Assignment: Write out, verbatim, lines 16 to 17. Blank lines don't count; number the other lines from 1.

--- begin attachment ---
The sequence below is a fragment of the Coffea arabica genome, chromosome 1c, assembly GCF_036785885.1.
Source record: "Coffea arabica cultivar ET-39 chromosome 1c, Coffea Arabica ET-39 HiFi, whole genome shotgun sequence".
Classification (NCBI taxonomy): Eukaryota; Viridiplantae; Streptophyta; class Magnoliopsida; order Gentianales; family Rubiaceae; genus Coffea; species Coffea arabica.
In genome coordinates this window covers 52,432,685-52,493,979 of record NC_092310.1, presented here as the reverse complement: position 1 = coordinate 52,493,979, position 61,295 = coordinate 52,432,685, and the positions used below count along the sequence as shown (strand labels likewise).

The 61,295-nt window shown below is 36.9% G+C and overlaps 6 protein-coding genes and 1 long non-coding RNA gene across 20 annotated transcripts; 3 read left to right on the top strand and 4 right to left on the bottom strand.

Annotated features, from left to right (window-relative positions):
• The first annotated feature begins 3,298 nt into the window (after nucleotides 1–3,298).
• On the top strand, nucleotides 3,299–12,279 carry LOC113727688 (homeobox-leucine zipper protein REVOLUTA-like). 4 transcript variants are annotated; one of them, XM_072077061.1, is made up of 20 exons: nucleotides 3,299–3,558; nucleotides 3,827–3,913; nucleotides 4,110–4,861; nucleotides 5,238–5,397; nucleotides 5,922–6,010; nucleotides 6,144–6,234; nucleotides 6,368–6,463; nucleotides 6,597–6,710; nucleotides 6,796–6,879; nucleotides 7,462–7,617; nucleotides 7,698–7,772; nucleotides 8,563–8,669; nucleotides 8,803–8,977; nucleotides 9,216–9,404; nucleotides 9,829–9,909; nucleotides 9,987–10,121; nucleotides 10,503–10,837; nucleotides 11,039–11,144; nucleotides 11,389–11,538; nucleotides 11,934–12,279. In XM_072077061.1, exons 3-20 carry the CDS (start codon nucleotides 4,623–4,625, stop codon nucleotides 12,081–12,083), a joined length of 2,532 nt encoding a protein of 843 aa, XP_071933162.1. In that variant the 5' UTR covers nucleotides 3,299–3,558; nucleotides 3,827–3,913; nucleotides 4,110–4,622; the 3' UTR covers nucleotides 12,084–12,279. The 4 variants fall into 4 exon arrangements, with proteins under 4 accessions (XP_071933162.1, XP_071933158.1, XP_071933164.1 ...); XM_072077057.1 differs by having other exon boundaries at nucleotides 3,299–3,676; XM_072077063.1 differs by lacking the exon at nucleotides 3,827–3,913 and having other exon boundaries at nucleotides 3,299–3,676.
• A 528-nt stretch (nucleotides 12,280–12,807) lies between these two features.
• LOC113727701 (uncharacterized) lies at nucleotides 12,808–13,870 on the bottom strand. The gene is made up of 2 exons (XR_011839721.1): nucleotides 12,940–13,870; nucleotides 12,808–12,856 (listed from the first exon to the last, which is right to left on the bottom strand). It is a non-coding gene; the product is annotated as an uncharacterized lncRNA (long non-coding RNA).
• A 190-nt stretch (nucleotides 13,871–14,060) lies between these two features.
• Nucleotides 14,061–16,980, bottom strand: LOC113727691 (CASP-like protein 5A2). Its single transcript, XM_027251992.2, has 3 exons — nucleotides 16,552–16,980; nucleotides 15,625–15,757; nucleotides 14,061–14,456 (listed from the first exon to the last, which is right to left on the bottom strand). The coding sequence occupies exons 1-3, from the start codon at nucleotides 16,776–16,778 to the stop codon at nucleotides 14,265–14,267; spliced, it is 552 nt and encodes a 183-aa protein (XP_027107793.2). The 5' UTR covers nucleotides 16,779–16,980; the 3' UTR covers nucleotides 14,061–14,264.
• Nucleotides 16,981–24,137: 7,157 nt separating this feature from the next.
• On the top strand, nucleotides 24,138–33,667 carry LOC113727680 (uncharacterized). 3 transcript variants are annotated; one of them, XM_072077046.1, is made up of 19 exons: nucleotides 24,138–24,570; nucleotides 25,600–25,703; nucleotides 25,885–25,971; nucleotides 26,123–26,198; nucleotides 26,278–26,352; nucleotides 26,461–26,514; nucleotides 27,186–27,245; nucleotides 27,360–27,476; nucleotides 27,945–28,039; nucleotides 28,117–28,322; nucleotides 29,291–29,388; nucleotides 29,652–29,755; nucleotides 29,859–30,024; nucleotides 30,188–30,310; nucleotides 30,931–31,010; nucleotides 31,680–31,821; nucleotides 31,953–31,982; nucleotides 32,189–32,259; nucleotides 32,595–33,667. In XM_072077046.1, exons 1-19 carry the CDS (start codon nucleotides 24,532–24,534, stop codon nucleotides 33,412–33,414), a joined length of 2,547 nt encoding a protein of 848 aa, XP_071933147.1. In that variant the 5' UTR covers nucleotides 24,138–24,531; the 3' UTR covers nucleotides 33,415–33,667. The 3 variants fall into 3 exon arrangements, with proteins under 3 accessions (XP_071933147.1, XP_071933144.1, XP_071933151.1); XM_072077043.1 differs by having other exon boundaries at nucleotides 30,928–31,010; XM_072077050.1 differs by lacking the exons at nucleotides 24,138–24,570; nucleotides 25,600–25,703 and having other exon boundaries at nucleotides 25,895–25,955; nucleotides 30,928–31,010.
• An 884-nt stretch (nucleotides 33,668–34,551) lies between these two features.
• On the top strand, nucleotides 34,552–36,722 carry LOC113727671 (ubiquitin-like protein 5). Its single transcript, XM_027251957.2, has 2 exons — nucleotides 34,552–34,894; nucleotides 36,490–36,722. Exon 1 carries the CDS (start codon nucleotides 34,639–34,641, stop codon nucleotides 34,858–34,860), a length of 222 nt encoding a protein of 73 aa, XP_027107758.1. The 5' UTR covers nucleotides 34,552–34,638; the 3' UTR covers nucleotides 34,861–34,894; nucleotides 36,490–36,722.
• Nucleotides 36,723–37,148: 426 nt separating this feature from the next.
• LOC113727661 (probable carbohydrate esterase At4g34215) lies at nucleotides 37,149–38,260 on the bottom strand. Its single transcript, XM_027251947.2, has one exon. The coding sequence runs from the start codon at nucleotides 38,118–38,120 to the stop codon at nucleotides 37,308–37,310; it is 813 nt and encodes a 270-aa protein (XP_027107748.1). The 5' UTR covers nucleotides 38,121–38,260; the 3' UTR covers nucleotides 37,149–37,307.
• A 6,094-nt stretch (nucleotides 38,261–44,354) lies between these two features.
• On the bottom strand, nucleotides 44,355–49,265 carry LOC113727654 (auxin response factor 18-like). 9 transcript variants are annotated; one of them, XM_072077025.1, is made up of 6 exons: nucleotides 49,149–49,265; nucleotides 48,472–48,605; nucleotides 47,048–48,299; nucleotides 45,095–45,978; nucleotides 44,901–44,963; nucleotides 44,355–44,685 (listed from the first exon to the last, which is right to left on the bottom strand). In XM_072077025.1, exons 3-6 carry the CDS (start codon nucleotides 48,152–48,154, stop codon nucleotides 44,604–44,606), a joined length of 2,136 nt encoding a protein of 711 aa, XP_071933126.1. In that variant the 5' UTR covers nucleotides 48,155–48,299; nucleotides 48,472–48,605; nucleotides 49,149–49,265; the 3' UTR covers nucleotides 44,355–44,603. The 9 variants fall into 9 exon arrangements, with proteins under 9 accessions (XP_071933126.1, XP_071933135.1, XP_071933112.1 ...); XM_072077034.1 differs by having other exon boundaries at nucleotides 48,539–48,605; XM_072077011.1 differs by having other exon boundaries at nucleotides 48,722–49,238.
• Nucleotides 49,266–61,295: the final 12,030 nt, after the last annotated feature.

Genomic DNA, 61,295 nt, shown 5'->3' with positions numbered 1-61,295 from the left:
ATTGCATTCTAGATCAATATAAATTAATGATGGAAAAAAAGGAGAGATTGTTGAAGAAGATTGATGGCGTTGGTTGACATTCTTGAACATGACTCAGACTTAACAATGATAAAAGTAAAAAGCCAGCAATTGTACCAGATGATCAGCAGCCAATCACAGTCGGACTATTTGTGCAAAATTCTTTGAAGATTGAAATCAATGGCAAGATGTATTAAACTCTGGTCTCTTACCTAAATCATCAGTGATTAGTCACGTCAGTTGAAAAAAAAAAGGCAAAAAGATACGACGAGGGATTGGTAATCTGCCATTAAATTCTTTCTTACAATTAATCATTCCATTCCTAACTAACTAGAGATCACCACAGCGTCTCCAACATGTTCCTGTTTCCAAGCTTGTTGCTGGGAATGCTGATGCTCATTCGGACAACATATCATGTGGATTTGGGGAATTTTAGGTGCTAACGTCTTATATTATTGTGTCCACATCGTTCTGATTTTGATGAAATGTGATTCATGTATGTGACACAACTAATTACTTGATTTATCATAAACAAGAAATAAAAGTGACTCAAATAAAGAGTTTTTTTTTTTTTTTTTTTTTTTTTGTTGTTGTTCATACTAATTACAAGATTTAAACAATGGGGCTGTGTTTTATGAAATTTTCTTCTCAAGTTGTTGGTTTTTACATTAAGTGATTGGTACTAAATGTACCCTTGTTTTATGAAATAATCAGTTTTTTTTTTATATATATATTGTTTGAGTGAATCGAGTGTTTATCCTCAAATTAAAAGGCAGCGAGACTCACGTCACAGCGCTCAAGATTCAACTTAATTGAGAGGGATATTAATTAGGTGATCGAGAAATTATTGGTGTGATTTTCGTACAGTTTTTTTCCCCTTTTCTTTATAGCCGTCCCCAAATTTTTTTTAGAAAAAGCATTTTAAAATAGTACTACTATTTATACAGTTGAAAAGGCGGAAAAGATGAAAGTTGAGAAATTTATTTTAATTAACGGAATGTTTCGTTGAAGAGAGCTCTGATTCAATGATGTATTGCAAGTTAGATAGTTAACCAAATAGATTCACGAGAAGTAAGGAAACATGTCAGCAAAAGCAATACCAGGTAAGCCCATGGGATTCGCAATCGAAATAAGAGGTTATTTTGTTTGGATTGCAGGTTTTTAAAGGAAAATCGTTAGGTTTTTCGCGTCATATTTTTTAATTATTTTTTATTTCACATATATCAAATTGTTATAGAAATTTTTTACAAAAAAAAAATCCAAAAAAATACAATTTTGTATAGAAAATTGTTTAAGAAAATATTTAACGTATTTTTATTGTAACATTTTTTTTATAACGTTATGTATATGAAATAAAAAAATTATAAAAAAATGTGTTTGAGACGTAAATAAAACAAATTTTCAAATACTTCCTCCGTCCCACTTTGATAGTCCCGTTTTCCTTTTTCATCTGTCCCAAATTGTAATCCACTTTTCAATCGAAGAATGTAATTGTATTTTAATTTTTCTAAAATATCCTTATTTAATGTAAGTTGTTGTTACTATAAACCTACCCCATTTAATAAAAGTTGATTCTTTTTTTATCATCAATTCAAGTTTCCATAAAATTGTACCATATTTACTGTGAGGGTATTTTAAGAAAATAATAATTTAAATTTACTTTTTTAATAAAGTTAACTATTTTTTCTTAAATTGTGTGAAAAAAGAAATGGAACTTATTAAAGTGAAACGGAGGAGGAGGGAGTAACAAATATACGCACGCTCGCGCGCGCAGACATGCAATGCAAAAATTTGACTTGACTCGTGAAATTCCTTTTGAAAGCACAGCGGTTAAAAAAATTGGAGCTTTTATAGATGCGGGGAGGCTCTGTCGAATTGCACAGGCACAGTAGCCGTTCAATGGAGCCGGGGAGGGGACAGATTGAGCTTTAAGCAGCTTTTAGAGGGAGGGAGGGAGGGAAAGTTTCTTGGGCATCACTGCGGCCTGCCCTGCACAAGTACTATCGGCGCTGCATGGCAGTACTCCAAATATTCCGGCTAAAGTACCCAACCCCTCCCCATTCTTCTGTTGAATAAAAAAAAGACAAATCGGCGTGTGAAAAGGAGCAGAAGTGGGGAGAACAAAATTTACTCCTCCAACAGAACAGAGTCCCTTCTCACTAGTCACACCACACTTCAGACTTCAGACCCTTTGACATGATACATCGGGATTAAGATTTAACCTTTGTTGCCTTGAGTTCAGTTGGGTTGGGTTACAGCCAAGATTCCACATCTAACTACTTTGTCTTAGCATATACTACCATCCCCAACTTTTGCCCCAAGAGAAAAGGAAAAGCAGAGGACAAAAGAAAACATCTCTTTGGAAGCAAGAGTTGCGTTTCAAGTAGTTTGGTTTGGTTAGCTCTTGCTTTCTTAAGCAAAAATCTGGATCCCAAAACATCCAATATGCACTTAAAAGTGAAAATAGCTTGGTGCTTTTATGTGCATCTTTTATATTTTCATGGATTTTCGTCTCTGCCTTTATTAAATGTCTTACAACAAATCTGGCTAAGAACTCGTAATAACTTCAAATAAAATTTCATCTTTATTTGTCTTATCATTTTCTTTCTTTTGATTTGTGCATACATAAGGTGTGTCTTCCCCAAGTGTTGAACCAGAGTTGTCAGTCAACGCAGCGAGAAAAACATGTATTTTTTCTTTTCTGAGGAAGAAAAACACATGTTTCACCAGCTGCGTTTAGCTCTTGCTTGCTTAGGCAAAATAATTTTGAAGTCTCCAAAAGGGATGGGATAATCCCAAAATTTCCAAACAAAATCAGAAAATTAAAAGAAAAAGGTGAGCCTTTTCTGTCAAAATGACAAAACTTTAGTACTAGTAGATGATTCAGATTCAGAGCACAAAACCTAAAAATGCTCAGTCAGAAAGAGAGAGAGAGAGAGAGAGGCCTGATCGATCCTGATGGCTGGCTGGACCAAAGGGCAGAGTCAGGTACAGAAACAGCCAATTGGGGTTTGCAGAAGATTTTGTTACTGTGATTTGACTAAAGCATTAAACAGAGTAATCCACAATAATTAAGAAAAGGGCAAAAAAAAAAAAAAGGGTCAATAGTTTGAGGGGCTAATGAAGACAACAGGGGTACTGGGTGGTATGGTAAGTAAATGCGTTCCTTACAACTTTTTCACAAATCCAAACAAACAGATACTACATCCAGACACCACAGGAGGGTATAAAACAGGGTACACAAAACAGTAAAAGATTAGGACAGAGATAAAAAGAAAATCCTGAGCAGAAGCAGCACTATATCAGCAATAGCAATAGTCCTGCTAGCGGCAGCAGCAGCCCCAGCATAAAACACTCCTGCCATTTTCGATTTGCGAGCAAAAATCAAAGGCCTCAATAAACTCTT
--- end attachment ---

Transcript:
• On the top strand, nucleotides 34,552–36,722 carry LOC113727671 (ubiquitin-like protein 5). Its single transcript, XM_027251957.2, has 2 exons — nucleotides 34,552–34,894; nucleotides 36,490–36,722. Exon 1 carries the CDS (start codon nucleotides 34,639–34,641, stop codon nucleotides 34,858–34,860), a length of 222 nt encoding a protein of 73 aa, XP_027107758.1. The 5' UTR covers nucleotides 34,552–34,638; the 3' UTR covers nucleotides 34,861–34,894; nucleotides 36,490–36,722.
• Nucleotides 36,723–37,148: 426 nt separating this feature from the next.